Red alert for blue-green algae downstream of Lake Brewster

Red alert for blue-green algae downstream of Lake Brewster

08 January 2021

A Red Alert level warning (high alert) for blue-green algae has been issued from Lake Brewster outlet in Mountain Creek and down the Lachlan River to Willandra Weir.

The alert follows information and some photos of green-coloured water received from the public. New algal samples from parts of the affected area were taken by WaterNSW field staff today and sent to the laboratory for analysis.

A Red Alert level warning indicates that people should not undertake recreational activities where they may be coming into direct contact with the water such as swimming, as well as domestic uses including showering and washing. Contact with the water may also pose a threat to livestock and pets.

Blue-green algae usually appear as green paint-like scums on the water, near the edges, or as greenish clumps throughout the water. It makes the water appear dirty, green or discoloured and generally has a strong musty or earthy odour.

Any water with a green tinge or a scum should be considered as being potentially toxic. Algae in such water may cause gastroenteritis in humans if consumed and skin and eye irritations after contact. Boiling the water does not remove algal toxins. Water users should also bear in mind that the algal affected water may spread downstream in the Lachlan River.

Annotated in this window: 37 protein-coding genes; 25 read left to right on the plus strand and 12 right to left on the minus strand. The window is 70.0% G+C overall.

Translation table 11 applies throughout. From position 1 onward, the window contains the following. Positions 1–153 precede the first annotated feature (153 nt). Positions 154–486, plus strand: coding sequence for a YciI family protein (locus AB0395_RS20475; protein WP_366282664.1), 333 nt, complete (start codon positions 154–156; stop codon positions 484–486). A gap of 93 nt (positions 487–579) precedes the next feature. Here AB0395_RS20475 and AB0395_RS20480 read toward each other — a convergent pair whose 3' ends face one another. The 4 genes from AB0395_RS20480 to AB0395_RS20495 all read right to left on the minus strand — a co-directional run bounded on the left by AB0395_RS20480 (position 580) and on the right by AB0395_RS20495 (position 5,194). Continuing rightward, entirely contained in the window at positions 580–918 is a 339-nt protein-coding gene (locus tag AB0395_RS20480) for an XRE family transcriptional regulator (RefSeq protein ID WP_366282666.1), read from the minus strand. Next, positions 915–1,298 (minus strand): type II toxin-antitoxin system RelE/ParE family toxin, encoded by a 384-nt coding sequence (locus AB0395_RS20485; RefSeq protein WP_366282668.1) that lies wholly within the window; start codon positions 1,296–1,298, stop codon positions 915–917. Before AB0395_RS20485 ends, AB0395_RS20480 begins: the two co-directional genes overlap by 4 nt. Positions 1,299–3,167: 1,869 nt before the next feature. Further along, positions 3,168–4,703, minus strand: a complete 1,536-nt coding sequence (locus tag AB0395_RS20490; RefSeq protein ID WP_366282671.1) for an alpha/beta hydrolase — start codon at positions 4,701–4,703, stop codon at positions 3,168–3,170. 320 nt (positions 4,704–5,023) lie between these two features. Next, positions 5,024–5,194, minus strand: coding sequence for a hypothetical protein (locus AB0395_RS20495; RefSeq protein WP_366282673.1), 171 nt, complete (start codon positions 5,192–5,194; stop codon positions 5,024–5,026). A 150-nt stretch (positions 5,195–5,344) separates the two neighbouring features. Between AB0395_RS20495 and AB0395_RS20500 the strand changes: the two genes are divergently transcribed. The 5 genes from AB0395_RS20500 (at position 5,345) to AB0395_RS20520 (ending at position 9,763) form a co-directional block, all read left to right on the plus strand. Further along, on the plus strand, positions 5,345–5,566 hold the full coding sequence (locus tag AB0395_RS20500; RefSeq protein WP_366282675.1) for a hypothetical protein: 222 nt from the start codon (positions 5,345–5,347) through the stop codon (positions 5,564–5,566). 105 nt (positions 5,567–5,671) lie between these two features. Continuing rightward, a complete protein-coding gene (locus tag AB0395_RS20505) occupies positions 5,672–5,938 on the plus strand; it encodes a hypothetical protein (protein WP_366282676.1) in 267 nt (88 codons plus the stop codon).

People are advised not to enter the water, drink untreated water or bathe in water drawn from the affected area while this Red Alert level warning is in place. Town water supplies remain unaffected and safe to drink.

Livestock owners are reminded to continue to check stock water supplies for blue-green algae and to remove stock from foreshores where surface scum is visible or blue-green algae are suspected.

People should not eat mussels or crayfish from Red Alert warning areas. Before consumption, any fish caught should be cleaned and washed thoroughly in uncontaminated water and any internal organs disposed of appropriately.

Blue-green algae occur naturally and can reproduce quickly in favourable conditions where there is still or slow-flowing water, abundant sunlight and sufficient levels of nutrients.

It is not possible to predict how long the algae will remain at high levels or where it may spread to. Regular monitoring will continue, and the alert will be lifted as soon as the high levels of algae dissipate.

People who believe they may have been affected by blue-green algae are advised to seek medical advice.

Updates and information about blue-green algae blooms and red level warning areas can be obtained by calling 1800 999 457 or visiting –

Media Contact – Tony Webber – 0428 613 478


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